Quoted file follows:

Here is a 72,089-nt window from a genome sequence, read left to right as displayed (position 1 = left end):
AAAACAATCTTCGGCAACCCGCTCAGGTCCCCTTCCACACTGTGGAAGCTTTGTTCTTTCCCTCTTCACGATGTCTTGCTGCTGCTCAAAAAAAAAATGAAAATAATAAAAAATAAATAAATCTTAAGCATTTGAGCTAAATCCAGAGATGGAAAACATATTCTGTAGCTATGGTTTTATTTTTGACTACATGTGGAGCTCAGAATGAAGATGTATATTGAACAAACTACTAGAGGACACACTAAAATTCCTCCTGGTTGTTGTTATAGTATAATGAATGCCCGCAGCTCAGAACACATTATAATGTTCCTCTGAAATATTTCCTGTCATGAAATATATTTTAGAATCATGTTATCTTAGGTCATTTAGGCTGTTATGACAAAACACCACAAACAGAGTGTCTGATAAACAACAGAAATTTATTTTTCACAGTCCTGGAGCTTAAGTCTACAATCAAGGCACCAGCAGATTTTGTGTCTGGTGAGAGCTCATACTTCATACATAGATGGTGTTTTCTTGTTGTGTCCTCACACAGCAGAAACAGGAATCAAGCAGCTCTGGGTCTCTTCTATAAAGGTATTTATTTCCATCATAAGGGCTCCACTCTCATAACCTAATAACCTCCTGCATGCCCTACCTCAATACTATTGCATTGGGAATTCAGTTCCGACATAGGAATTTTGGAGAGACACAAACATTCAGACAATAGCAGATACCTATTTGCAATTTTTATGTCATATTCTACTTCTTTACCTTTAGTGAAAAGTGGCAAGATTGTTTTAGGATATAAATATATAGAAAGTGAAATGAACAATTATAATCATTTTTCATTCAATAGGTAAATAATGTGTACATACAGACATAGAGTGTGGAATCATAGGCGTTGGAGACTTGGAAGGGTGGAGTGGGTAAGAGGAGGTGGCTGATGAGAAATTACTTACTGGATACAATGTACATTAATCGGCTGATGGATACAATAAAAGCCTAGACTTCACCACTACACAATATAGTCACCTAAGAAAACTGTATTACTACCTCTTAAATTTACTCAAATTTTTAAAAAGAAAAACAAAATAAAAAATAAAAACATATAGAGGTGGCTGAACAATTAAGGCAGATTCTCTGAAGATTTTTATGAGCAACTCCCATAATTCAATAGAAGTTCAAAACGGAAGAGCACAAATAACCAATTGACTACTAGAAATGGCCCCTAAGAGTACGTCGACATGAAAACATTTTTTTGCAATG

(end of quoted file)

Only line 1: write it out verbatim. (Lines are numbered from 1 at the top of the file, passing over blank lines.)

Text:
Here is a 72,089-nt window from a genome sequence, read left to right as displayed (position 1 = left end):